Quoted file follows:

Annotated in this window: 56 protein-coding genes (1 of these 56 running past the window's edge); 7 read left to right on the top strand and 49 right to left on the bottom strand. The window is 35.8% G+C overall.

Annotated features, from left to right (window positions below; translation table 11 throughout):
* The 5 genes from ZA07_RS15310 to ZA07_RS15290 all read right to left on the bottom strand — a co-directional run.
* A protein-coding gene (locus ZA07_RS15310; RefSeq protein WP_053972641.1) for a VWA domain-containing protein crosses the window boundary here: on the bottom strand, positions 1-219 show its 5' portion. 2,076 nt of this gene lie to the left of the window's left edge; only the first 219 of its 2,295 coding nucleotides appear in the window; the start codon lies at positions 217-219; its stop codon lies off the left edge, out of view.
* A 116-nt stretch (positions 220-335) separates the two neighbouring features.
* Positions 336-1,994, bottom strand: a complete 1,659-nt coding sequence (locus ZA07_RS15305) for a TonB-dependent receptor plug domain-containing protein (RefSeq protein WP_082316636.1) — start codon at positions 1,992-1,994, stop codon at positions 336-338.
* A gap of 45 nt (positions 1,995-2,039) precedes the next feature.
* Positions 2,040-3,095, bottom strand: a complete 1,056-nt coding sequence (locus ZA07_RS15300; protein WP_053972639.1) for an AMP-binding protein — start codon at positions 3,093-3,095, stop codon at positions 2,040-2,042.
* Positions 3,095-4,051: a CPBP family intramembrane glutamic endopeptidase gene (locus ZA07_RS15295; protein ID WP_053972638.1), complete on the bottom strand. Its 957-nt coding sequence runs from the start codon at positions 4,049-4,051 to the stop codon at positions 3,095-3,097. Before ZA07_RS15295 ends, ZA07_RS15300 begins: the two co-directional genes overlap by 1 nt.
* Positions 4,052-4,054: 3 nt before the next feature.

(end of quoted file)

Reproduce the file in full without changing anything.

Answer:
Annotated in this window: 56 protein-coding genes (1 of these 56 running past the window's edge); 7 read left to right on the top strand and 49 right to left on the bottom strand. The window is 35.8% G+C overall.

Annotated features, from left to right (window positions below; translation table 11 throughout):
* The 5 genes from ZA07_RS15310 to ZA07_RS15290 all read right to left on the bottom strand — a co-directional run.
* A protein-coding gene (locus ZA07_RS15310; RefSeq protein WP_053972641.1) for a VWA domain-containing protein crosses the window boundary here: on the bottom strand, positions 1-219 show its 5' portion. 2,076 nt of this gene lie to the left of the window's left edge; only the first 219 of its 2,295 coding nucleotides appear in the window; the start codon lies at positions 217-219; its stop codon lies off the left edge, out of view.
* A 116-nt stretch (positions 220-335) separates the two neighbouring features.
* Positions 336-1,994, bottom strand: a complete 1,659-nt coding sequence (locus ZA07_RS15305) for a TonB-dependent receptor plug domain-containing protein (RefSeq protein WP_082316636.1) — start codon at positions 1,992-1,994, stop codon at positions 336-338.
* A gap of 45 nt (positions 1,995-2,039) precedes the next feature.
* Positions 2,040-3,095, bottom strand: a complete 1,056-nt coding sequence (locus ZA07_RS15300; protein WP_053972639.1) for an AMP-binding protein — start codon at positions 3,093-3,095, stop codon at positions 2,040-2,042.
* Positions 3,095-4,051: a CPBP family intramembrane glutamic endopeptidase gene (locus ZA07_RS15295; protein ID WP_053972638.1), complete on the bottom strand. Its 957-nt coding sequence runs from the start codon at positions 4,049-4,051 to the stop codon at positions 3,095-3,097. Before ZA07_RS15295 ends, ZA07_RS15300 begins: the two co-directional genes overlap by 1 nt.
* Positions 4,052-4,054: 3 nt before the next feature.